Sadly, these illogical and shaming reactions to mistakes were not balanced by words of encouragement. You were allowed to quit at things. You were allowed to not try. There was no guidance. I was always fed, I was always loved as best as I feel was capable, but I was never guided. I was told what I did wrong and that was it. I yearned for the type of love that exalted you and praised you. Consequently, that desire led me to seek it in places that it could never be.

So when I began dating, I found myself consistently attracting and settling for unhealthy relationships due to my negative self-image. I needed closeness, the illusion of being wanted. I would cling to situations that bore little to no resemblance to love. I did not want to be alone, especially alone with my self-deprecating thoughts. So it was easier to settle into physical relationships, or relationships in which I was granted much less respect than anyone deserves. This toxic cycle of running to escape from myself in other people continued on for a long time until I started to step back and realize why.

Interestingly enough, my most painful interpersonal relationships served as the catalyst that helped me begin to heal my damaged self-esteem. Being that I was hurting, my energy attracted other hurting individuals. I realized how many of my own issues were present in the people I gravitated towards. Subsequently, when a hurting individual would cause me emotional pain, I would realize that their actions reflected behavior that I displayed as well.

I began to wonder why I was settling for this treatment and what was internally causing me to display much of the same behavior. I thought of all the derogatory opinions I had about the men that hurt me. Then I had an epiphany: these were the same opinions I had about myself. I started to take a step back and analyze the things I told myself about myself daily. None of what I was saying to myself was positive.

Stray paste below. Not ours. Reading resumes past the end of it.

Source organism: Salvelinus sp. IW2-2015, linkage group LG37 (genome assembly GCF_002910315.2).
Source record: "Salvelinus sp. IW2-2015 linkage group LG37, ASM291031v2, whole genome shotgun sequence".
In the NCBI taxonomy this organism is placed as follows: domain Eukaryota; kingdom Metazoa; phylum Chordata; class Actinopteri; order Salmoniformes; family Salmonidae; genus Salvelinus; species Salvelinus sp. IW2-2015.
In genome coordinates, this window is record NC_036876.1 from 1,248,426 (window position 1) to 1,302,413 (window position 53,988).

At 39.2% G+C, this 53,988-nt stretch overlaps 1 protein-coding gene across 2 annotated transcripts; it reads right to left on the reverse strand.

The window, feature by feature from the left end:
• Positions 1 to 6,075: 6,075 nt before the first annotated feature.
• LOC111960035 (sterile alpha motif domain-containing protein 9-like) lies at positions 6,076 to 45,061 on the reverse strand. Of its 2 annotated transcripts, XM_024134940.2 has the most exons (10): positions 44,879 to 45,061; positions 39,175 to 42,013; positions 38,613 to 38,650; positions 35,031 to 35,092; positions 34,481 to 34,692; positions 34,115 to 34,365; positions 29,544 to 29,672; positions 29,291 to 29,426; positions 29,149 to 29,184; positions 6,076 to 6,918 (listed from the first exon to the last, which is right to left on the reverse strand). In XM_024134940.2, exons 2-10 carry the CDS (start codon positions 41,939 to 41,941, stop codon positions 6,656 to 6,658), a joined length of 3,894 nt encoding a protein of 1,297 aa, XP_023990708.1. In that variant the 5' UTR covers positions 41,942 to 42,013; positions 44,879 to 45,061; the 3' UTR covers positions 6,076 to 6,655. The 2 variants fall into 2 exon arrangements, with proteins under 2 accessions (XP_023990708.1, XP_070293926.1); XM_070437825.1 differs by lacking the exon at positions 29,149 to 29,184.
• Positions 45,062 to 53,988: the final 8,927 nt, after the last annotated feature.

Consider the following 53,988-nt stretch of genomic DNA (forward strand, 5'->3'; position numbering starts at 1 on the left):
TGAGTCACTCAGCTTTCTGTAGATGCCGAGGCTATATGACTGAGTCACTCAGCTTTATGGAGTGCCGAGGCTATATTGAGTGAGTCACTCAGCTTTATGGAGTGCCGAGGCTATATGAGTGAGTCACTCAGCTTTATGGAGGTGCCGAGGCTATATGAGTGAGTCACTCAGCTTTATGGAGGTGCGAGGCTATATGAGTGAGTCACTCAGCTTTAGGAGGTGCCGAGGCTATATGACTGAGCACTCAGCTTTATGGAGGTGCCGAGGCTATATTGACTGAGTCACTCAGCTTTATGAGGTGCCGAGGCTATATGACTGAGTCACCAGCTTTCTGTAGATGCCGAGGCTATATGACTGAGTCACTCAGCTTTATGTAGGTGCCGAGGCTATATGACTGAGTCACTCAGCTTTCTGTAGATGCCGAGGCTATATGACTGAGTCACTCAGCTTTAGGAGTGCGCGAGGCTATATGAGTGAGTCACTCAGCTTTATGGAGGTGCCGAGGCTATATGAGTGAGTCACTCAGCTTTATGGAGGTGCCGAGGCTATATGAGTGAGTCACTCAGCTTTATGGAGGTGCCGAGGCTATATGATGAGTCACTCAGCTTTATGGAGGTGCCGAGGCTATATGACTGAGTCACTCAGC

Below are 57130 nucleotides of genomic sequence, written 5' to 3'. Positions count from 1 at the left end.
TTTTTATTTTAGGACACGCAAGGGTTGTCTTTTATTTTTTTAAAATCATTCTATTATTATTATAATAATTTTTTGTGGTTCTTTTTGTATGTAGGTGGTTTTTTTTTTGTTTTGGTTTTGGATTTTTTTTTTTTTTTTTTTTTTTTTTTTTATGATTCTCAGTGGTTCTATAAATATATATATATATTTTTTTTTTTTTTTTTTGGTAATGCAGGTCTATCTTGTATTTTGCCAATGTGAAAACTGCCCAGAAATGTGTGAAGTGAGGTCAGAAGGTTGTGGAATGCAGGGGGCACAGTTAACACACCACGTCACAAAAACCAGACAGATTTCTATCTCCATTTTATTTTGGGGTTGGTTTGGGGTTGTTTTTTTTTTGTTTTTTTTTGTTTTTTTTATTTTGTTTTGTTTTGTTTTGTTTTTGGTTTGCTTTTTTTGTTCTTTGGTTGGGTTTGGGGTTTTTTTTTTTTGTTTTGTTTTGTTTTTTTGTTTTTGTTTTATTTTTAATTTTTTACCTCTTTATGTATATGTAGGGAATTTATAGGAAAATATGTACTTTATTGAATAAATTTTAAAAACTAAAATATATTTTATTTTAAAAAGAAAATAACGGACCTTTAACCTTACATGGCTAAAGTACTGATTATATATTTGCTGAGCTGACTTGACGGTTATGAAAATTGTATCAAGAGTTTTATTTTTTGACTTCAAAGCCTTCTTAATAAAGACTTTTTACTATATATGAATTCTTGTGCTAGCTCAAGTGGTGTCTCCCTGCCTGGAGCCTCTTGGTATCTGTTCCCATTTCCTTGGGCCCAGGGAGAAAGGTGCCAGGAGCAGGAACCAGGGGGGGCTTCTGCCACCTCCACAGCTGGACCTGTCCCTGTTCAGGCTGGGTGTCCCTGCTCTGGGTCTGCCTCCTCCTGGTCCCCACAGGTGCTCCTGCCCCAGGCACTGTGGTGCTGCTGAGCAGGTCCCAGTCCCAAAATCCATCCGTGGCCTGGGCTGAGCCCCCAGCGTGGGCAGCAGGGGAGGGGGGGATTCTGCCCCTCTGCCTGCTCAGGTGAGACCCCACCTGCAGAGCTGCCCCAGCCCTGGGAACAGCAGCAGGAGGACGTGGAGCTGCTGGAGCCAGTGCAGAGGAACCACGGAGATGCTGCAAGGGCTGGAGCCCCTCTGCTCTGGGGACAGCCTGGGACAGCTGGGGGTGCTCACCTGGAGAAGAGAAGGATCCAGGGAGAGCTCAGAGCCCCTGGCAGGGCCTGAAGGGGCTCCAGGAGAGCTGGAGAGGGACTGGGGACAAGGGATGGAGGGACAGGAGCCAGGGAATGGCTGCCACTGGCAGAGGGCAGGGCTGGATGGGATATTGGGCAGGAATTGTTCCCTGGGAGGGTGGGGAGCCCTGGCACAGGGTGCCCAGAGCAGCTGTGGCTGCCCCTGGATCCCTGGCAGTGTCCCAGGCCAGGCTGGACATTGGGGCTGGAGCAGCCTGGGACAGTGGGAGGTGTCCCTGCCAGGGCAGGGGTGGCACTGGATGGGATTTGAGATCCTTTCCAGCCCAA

I realized this had to change. I began to become aware of how my energy would draw similar energy into my plane. Our worlds are direct reflections of what energy we carry inside of us. We must radiate love in order for it to be mirrored back. I realized that carrying pain and hurt from my past did not generate energy within me that would attract positive energy nor create more in the process.

It dawned on me that my self-esteem is cultivated through me and only me. My healthy self-esteem was my responsibility. I had to inwardly love myself, despite of what was going on around me. I realized that when I mistreated others, it was because I was hurting. So the detrimental experiences I went through were not worth clinging to; hurt people hurt people. Furthermore, most hurt people do not realize they are in serious emotional pain; myself being a prime example. I was doing the best I felt I could at any given time, and so I was able to begin to loosen my grip onto past experiences. I realized that anyone that wronged me was doing the best they could, and it was not anything personal. And if it is not personal, why should I let it affect my view of myself.

I started to recognize that I held the power to love and heal myself. I began to tell myself positive affirmations. I would tell myself I was beautiful, talented, kind, smart, determined. Those thoughts led my actions to change. I began to carry myself like a beautiful, talented, kind, smart and determined woman. And when my actions changed, my energy changed. And when my energy changed, my world changed.  I knew that empathy toward myself was imperative; not only in forgiving myself for my mistakes but in forgiving those that I felt did not aid in boosting my confidence growing up.

It was clear that I had been running from myself in search of myself. I could not find anything external to supplement my internal. The love I pined for needed to begin with me, and nothing outward should shake that divine energy that lives within me without my permission. With these lessons I continue to cultivate my love and knowledge of self. 

I am so grateful for these lessons. Not just for my own personal benefit, but for the opportunity to help heal those around me. We all want love and we all want someone to care. We can only truly love others once we love ourselves. And I choose to share my lessons and love through song. I hope that this first installment, Running proves to be as cathartic for you as it has been for me. I pray you can tap into the empathy and keep a piece for yourself. I pray you can begin to heal. Above all, I pray you know you are never alone.

I am so humbled and thankful to share this chapter of my journey with you. Blessings Always.

Love, 

Allison